At a roundtable event Thursday in Dallas, Trump said: “We’re working to finalize an executive order that will encourage police departments nationwide to meet the most current professional standards for the use of force, including tactics for de-escalation. Also, we’ll encourage pilot programs that allow social workers to join certain law enforcement officers so that they work together.”
At that same event, Attorney General William Barr said: “More and more, our police are being asked to deal with problems that [haven’t] previously been the problem of law enforcement. They have to deal with homeless people. They have to deal with a lot of mental health issues. They have to deal with … drug addiction, the drug addicts, and so forth. And providing some additional support to the police in these areas is going to be important.”
The new executive order addresses these and other issues. It does not sugarcoat the extent and nature of the problem.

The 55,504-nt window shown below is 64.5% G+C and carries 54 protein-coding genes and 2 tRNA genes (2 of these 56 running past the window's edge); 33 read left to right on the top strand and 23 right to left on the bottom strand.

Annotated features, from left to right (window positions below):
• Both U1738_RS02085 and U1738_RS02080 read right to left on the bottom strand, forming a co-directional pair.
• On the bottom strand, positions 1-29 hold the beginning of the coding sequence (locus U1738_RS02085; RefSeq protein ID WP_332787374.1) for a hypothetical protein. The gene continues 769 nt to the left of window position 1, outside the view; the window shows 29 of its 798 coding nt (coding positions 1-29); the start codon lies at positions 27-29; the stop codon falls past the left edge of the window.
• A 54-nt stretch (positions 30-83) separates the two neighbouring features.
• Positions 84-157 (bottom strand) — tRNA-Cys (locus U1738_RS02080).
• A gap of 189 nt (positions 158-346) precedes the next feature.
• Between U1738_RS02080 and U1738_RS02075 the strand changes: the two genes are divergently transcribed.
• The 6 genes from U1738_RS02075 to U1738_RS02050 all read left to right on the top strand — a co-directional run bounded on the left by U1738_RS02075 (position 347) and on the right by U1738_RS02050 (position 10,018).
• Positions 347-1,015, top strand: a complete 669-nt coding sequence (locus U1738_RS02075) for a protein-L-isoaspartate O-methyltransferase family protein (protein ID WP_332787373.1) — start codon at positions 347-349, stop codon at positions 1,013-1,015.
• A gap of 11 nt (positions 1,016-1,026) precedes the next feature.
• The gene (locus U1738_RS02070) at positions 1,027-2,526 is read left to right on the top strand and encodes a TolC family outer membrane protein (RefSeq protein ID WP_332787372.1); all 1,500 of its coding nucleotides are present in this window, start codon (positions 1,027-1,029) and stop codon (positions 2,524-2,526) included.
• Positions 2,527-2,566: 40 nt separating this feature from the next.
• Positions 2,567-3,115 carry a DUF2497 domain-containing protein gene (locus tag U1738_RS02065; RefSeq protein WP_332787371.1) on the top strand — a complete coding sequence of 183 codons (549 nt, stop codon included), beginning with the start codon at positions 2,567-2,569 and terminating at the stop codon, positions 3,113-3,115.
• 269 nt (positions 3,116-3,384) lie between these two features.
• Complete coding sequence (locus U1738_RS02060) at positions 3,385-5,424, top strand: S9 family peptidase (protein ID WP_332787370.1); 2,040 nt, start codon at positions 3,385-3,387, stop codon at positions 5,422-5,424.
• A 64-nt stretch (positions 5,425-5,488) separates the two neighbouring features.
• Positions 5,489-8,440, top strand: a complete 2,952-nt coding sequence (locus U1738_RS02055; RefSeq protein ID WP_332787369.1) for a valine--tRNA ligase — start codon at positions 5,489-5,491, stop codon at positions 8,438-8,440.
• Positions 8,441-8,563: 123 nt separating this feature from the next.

After acknowledging that federal, state, local, tribal, and territorial law enforcement officers “place their lives at risk every day to ensure that [our] rights are preserved,” Trump’s order continues:
Unfortunately, there have been instances in which some officers have misused their authority, challenging the trust of the American people, with tragic consequences for individual victims, their communities, and our Nation. All Americans are entitled to live with the confidence that the law enforcement officers and agencies in their communities will live up to our Nation’s founding ideals and will protect the rights of all persons. Particularly in African American communities, we must redouble our efforts as a Nation to swiftly address instances of misconduct.
In terms of professional standards, the executive order directs the attorney general to set standards and certify independent credentialing bodies that will, among other things, assess the efficacy of law enforcement agencies’ policies and training regarding use-of-force techniques (including prohibiting the use of chokeholds “except in those situations where deadly force is allowed by law”), de-escalation techniques, and early warning systems to identify problematic personnel issues, as well as practices around community engagement.
To incentivize law enforcement agencies to subject their policies and practices to this review, the order states that the attorney general